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Woman filmed too close to grizzly and cubs in Yellowstone cited
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Woman filmed too close to grizzly and cubs in Yellowstone cited

Park bear woman

The woman videoed approaching within 15 feet of a Grizzly sow and her two cubs in Yellowstone National Park in May of this year has been charged with two citations. Investigators used tips and an investigation of social media posts to identify the Illinois tourist. 

A woman who was captured on video being bluff charged by a grizzly bear while she was taking photos in Yellowstone National Park has been charged with two offenses.

Samantha Dehring of Carol Stream, Illinois, has been charged in U.S. District Court in Yellowstone Park with feeding, touching, teasing, frightening or intentionally disturbing wildlife and violating closures and use limits. She is set to appear in court Aug. 26 at 9 a.m. in Mammoth.

On May 15, Dehring was visiting the Roaring Mountain area of the park when she and a small group of other tourists spotted the sow bear and her two cubs. The sow was about 15 feet from the woman, investigators state in court records.

Witnesses told investigators that when they saw the bears coming closer, they returned to their vehicles and warned Dehring to also get back, “but, she did not,” charges state. Park regulations require visitors stay at least 300 feet away from bears and wolves.

Video of the encounter was widely shared on social media. On May 25, the park posted a photo of the woman on its Facebook page along with a plea for tips that could help identify her. On the same day, Dehring unfollowed the park’s Facebook page, according to charging documents.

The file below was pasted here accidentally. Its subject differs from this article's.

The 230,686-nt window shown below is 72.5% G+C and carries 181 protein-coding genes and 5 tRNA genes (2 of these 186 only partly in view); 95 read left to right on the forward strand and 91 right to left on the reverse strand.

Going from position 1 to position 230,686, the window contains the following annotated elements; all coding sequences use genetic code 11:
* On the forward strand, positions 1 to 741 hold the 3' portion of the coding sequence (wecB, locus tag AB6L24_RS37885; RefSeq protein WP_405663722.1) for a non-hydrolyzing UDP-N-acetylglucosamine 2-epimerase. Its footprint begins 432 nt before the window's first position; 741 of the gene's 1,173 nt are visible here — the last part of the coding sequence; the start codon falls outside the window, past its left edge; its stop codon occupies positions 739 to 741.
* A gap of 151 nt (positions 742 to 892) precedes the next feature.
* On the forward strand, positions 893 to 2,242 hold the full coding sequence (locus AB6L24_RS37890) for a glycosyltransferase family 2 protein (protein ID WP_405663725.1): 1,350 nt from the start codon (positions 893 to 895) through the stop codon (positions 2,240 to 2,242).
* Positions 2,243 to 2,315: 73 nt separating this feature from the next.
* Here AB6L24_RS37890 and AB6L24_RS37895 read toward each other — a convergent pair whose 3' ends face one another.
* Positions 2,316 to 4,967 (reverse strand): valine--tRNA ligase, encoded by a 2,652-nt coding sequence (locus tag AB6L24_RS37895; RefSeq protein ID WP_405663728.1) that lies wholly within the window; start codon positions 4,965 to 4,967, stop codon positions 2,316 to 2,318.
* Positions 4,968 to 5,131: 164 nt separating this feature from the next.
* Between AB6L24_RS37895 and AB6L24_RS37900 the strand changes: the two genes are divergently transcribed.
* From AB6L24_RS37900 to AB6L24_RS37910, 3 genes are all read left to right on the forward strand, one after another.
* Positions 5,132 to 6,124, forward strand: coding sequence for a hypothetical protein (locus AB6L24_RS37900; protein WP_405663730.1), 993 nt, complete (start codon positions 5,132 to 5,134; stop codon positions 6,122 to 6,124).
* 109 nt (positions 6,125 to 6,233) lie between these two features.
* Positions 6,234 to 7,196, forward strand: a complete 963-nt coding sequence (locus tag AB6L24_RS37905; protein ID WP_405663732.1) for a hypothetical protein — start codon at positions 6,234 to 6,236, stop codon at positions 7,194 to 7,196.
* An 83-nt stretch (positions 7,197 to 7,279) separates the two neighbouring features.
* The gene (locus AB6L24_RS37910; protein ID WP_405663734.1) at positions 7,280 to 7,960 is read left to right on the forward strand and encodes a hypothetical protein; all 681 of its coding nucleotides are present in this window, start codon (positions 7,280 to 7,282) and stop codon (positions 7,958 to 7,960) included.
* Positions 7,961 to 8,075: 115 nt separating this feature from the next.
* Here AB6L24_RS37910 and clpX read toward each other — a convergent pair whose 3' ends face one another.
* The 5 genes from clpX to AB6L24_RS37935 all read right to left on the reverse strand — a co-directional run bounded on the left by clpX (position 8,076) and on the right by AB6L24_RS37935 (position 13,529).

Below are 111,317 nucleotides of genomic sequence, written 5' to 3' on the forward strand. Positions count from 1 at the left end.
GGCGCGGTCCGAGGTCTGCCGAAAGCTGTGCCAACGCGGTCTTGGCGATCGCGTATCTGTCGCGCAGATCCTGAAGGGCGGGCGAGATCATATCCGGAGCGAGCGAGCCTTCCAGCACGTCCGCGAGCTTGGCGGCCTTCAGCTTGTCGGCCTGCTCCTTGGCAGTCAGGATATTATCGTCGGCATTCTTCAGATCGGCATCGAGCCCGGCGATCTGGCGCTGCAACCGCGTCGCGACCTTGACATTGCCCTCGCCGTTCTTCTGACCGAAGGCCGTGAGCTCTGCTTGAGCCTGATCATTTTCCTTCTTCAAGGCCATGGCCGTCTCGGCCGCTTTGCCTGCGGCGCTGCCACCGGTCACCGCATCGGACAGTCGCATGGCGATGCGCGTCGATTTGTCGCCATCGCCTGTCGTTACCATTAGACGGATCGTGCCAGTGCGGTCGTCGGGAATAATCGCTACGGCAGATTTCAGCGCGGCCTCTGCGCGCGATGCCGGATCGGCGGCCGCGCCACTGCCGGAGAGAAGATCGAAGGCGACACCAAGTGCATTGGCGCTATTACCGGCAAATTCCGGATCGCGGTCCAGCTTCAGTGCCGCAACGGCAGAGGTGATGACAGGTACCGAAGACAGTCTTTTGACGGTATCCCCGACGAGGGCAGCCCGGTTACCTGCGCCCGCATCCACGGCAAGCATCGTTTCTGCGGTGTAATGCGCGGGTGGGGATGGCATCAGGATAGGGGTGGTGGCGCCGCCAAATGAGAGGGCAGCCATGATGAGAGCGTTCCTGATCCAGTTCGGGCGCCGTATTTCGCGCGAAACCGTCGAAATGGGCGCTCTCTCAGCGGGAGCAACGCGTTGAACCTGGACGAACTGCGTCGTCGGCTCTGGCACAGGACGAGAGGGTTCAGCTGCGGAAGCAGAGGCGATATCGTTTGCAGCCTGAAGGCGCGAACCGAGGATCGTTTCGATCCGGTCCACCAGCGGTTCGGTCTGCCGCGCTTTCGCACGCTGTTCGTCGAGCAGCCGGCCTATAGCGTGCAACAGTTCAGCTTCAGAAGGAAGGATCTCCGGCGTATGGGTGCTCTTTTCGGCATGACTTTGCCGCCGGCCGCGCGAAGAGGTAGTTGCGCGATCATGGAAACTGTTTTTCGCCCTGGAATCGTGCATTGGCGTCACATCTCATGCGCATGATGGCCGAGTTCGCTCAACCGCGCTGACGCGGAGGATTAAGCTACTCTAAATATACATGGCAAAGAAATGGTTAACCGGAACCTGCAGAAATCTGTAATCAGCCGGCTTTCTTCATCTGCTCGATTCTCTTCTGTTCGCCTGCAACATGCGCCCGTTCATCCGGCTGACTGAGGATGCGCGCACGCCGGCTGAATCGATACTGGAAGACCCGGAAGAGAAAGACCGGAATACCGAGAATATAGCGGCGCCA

A tip from someone who had seen a posting of the video with the suspect’s name tagged led to her identification, court records state. Investigators got a warrant to search Dehring’s Facebook page where she had posted photos of the bears with the caption “absolutely floored by the beauty of this place.”

The citations come in the wake of another park video investigation. Comedian Jake Adams filmed himself hitting golf balls in Yellowstone and other parks. The National Park Service investigated the incident and Adams has since removed the videos from his Instagram account and issued an apology on the platform.

A few days after Dehring’s bear encounter, a 39-year-old hiker in the park was significantly injured in a bear attack.

In July of this year, a woman camping in Ovando in western Montana was pulled from her tent and killed by a grizzly bear. The bear was later shot by wildlife officials.

In July of 2020, rangers in Yellowstone killed a black bear after it wandered into a campsite and bit a woman on the arm and head.

A woman resting in her tent in a sleeping bag in the park in June of 2019 was bitten on the thigh by a black bear.

Yellowstone Bear Management Biologist Kerry Gunther and Park Ranger John Kerr describe some best practices for handling these potentially dangerous situations.

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